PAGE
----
Supervisor: Prof. John Tenhunen
Since I took part in the course “material flow in ecosystems” at the University of Bayreuth, I have been interested in studying the interactions between organisms and their environments. In this course we undertook practical field and greenhouse measurements of CO2 fluxes from the ecosystems. In addition, we covered a wide range of ecophysiology measurements related to plant functioning in their environments. Since then, I have been involved in a series of ecological research initiatives that have deepened my understanding of ecosystem functioning and stimulated my interests to provide answers to challenging ecological questions. One of these questions has been how to accurately measure ecosystem CO2 exchange. In the last few months, I have found myself grappling with this question, which has formed the core part of my “diplom” field research/thesis work. I have made substantial progress as I monitored CO2 fluxes in bog ecosystems in Southern Germany (Fichtelgebirge) using different approaches. The outcome is as rewarding as the number of questions it has elicited. The announced vacancy in TERRECO-project that deals with agricultural ecosystems could be an opportunity for me in solving the persistent riddle in ecosystem CO2 exchanges which could be strongly influenced by ecosystem biodiversity. The following reasons support my argument:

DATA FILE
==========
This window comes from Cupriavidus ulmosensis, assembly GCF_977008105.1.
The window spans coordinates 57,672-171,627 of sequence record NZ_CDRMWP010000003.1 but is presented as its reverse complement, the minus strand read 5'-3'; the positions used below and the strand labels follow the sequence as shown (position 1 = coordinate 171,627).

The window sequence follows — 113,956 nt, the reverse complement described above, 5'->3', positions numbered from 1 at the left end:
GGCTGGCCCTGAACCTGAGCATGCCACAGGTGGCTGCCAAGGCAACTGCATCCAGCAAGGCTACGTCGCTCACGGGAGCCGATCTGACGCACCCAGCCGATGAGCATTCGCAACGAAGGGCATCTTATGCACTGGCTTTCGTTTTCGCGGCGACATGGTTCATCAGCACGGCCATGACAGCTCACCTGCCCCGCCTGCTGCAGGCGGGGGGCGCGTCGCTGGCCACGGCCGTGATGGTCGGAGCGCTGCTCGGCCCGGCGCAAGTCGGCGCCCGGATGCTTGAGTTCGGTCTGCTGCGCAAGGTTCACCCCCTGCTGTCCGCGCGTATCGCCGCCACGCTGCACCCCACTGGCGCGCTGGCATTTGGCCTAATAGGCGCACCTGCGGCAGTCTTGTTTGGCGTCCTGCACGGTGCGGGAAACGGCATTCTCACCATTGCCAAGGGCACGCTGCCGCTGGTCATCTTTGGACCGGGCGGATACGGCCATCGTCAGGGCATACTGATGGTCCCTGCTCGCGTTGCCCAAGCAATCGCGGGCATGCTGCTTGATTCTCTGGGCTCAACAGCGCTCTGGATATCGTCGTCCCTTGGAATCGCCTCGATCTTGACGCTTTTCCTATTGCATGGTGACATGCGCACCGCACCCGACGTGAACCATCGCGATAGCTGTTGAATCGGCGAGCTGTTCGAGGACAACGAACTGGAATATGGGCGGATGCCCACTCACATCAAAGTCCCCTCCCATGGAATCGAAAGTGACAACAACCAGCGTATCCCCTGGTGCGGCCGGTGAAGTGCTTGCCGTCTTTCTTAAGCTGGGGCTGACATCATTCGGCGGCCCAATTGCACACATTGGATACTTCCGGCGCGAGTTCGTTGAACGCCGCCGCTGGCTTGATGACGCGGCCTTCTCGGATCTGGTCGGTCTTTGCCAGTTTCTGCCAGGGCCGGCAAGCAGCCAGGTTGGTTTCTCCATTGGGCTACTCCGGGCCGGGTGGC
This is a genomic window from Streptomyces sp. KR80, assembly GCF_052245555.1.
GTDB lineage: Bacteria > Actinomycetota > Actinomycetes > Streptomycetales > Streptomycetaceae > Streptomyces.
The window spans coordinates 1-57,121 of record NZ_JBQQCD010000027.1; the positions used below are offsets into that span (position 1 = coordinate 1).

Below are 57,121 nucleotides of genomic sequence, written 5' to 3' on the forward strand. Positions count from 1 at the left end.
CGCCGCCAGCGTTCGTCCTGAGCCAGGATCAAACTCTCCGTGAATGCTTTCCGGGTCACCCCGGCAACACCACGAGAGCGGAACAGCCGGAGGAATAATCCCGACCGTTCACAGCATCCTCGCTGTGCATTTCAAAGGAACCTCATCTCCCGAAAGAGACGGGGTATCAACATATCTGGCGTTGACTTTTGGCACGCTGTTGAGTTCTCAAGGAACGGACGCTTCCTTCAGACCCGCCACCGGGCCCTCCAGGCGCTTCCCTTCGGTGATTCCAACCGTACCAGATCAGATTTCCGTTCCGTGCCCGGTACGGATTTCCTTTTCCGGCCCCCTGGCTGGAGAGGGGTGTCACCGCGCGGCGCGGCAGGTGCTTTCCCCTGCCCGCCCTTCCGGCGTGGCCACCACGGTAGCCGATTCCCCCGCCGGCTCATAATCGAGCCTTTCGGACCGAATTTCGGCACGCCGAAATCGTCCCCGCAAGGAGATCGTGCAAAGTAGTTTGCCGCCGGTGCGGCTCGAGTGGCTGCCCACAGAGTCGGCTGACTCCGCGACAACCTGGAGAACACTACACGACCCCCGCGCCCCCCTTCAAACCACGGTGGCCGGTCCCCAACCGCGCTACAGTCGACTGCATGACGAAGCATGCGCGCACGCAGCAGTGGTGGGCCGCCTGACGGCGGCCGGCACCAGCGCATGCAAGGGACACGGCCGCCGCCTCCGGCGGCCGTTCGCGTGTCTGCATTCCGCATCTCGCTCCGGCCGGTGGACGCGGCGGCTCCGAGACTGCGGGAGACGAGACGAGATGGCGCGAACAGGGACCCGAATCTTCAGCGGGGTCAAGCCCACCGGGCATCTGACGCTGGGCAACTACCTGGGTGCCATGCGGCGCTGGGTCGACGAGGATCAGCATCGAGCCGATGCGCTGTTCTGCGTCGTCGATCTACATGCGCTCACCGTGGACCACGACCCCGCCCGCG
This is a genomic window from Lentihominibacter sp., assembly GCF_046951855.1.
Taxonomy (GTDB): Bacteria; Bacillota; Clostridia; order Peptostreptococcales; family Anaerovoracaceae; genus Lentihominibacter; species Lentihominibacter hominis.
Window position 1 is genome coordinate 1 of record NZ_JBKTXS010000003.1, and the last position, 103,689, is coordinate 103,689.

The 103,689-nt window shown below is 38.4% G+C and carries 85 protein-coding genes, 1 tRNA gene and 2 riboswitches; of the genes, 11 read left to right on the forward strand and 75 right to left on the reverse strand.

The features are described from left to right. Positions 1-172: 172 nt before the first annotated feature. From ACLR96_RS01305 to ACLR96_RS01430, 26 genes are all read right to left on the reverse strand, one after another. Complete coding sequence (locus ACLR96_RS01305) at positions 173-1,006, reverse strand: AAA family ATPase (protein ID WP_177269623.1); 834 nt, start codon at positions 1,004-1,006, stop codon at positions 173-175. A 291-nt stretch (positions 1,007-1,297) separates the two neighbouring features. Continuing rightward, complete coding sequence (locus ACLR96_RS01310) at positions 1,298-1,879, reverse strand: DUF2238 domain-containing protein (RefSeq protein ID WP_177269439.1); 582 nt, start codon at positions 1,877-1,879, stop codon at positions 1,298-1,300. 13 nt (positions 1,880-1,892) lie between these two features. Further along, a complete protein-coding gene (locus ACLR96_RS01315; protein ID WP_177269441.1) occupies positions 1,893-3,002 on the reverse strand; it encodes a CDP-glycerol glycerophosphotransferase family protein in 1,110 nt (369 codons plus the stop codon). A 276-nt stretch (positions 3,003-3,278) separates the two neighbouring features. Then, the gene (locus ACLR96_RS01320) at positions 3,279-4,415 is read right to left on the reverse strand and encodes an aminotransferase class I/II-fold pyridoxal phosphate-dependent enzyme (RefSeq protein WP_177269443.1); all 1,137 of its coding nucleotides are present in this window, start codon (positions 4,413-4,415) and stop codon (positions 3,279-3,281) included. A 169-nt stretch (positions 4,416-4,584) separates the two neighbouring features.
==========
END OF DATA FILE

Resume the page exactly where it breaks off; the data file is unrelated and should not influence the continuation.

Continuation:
1. The project appears to be well endowed and the opportunities for trying myriad methodologies are limitless. The experience I have gained from both ecosystem chamber methods and from the small leaf cuvettes provides a basis for wild exploration.
2. There is ample time for experimentation and adequate financial support, providing enough freedom and ample space for manoeuvre.
3. The intended research location, away from local disruptions and favouring concentration during field activities.
4. The project co-ordination under Prof. Tenhunen provides the right scientific guidance that I need for my success. I feel this is just the right place to test my wild imaginations and hypotheses.